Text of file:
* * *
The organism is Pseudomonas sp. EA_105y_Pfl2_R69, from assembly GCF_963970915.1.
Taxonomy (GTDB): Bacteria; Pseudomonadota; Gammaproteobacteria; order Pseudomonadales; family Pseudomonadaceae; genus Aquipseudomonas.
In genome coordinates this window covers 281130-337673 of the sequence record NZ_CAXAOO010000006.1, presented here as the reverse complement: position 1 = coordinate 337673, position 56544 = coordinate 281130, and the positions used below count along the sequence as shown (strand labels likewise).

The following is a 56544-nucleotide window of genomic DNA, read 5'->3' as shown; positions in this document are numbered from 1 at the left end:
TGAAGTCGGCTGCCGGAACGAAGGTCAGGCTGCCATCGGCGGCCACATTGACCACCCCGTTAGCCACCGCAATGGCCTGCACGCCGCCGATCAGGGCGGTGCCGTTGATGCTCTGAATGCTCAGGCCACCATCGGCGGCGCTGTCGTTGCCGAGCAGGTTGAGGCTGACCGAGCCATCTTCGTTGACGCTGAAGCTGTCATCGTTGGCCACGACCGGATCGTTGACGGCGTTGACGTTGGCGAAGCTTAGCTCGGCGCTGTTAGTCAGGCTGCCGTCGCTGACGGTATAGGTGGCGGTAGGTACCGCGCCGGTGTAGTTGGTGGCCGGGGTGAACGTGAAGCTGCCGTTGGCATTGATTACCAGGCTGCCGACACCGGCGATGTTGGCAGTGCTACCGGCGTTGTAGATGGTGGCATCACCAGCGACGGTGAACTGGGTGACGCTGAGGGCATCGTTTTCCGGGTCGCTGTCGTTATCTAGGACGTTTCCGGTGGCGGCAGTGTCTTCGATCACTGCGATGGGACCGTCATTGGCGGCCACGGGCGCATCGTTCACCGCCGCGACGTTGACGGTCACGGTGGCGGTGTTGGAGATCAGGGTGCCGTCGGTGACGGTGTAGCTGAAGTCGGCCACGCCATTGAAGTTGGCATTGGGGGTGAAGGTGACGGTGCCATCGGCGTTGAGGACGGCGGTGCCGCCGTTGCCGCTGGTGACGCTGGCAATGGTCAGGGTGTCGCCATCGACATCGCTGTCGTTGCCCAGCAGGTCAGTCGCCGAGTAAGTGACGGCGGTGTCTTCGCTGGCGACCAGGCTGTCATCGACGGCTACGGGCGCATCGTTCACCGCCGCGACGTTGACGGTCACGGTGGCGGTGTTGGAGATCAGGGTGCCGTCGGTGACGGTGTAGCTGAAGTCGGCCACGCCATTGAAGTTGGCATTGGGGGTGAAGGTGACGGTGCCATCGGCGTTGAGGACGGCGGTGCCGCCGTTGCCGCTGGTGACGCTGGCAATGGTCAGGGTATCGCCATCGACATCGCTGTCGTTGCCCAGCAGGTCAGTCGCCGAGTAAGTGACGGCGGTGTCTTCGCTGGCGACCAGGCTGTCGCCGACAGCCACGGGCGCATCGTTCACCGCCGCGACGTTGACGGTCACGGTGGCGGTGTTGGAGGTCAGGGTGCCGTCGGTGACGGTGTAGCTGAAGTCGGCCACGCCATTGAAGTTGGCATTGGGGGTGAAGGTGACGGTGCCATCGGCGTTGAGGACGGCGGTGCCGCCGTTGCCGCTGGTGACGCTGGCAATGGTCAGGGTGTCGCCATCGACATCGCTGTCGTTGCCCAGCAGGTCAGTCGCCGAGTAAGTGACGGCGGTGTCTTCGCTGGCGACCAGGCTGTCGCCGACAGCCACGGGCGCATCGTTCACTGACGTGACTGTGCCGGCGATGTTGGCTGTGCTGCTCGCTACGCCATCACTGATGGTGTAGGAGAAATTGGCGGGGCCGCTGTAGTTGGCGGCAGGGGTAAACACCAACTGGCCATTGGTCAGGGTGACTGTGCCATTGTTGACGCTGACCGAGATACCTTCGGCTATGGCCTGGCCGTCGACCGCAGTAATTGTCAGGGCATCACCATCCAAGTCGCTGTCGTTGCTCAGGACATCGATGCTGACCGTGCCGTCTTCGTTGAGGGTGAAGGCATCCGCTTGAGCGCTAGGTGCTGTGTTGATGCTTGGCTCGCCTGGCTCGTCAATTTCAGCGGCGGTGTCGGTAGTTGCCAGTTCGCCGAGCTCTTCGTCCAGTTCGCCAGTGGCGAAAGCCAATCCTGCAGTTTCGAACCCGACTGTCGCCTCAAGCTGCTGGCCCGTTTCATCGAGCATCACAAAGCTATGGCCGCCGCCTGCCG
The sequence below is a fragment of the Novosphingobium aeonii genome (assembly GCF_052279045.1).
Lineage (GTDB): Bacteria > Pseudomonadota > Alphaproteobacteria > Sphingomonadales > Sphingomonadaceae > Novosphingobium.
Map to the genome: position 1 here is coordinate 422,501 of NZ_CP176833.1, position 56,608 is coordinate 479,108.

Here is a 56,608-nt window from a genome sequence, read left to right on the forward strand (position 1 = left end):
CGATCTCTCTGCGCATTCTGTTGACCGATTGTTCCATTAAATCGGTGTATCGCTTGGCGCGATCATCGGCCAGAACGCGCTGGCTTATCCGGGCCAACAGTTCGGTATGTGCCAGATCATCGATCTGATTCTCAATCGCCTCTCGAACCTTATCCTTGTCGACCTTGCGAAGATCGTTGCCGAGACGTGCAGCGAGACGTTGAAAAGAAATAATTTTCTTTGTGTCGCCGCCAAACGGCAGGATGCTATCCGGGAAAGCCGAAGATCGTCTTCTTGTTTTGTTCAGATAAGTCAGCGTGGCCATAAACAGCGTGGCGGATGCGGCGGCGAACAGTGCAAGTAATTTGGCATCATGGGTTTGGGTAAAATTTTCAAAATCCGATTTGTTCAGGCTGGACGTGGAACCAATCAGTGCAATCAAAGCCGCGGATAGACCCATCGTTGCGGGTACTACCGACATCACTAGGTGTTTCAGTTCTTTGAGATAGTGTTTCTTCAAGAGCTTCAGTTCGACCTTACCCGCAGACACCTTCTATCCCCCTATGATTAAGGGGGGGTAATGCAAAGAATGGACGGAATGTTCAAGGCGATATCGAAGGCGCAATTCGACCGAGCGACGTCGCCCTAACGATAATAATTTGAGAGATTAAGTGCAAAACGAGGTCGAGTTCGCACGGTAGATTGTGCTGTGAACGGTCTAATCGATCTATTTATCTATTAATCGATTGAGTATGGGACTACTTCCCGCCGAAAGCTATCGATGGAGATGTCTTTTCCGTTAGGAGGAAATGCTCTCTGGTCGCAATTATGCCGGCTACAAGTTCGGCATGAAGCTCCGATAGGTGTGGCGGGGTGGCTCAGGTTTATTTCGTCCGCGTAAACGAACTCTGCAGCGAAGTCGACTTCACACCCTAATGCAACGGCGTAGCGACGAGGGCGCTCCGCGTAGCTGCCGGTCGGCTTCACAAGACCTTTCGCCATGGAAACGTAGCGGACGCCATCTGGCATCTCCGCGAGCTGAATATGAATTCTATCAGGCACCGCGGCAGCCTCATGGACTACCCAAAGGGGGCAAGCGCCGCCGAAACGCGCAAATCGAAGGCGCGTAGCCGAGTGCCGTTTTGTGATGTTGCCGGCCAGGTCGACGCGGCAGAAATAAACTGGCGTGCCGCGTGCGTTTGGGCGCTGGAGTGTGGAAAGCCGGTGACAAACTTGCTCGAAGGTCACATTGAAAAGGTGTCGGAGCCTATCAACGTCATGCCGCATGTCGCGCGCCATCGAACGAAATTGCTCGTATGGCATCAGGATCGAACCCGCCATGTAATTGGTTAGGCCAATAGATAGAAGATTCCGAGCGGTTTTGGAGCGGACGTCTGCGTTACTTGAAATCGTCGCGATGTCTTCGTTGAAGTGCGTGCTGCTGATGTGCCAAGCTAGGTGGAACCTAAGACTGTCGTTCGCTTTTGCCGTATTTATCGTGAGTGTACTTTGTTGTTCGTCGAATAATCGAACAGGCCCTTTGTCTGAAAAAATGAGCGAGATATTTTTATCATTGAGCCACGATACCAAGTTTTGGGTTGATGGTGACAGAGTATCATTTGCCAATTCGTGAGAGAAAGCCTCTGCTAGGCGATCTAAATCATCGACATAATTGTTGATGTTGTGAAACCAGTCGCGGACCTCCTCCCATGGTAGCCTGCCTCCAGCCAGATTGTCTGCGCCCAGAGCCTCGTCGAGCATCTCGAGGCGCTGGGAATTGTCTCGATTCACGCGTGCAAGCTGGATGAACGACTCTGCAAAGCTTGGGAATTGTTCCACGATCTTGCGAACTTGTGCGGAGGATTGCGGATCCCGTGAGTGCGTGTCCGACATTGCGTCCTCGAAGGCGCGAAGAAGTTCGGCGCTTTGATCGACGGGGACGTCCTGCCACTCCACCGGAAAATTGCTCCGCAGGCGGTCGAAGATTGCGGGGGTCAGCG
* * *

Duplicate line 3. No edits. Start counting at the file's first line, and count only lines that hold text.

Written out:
In genome coordinates this window covers 281130-337673 of the sequence record NZ_CAXAOO010000006.1, presented here as the reverse complement: position 1 = coordinate 337673, position 56544 = coordinate 281130, and the positions used below count along the sequence as shown (strand labels likewise).